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How We Pay Taxes: 11 Charts

I’ll come right out and say it: Taxes are awesome.

Yes, awesome. If you care about national values, or the relationship of citizens to their government, or the way we choose to award and discourage behavior, there is nowhere better to start than the gnarled and fascinating world of levies and tax breaks. Tax week gives American families a reason to consider moving to Bermunda, but it also gives me an excuse to spend the day finding my favorite, most controversial, and most illuminating graphs about taxes. Here they are. If you’ve think I’ve picked the wrong ones, or if you’ve got a better chart yourself, leave it in the comment section. I’m rounding up your favorite tax graphs tomorrow.

This long article in Read Write Web speculates on the future of social media. In effect, while controversy about the absolute growth in numbers of platforms like Facebook or Twitter is in question, what is not in question is the growing intensity of sharing of information, particularly on Facebook. It looks increasingly likely then that the social networks will be the locus of The Web of Things

The Web of Things

Connected devices, many of which you might not even consider connecting to the Web today, are expected to facilitate fundamental changes in human life over the next few years.

Hans Vestberg, CEO of Ericsson, predicts that the world’s nearly 5 billion mobile phone subscribers today will be surpassed by 50 billion connected non-phone devices in 10 years.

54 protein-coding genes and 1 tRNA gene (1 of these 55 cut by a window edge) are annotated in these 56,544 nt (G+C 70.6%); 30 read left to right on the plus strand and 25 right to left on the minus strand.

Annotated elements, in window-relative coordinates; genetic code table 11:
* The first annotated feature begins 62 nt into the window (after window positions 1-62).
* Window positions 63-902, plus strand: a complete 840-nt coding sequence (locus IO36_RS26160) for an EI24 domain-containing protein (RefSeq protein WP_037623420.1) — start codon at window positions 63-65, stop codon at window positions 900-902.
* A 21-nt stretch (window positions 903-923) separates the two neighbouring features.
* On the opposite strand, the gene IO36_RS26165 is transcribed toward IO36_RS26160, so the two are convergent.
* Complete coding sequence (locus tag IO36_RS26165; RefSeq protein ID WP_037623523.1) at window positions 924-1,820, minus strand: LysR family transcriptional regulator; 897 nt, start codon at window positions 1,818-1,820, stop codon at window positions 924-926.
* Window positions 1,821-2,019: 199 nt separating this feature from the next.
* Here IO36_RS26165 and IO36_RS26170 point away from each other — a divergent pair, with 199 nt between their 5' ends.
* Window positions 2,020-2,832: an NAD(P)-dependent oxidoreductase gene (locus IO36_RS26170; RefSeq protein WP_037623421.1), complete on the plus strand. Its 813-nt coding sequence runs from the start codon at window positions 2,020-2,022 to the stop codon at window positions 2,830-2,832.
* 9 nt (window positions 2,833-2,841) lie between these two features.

The intersection of people, machines and passively monitored objects (the cheapest input of all!) all combine to form an entirely new world of opportunity.

when computers can automatically collect information regarding what is happening in the world, new insights and business strategies then become possible. And the companies that leverage these capabilities most effectively will be the big winners in the century ahead.”

The same might be said for governments at every level. The governments that understand the implications for the services that they offer and their budgets of the “Web of Things” will deliver the services that citizens really want more efficiently and economically. The emergence of the “Web of Things” as a mass phenomenon will be one of the greatest challenges to governance in the next decade.

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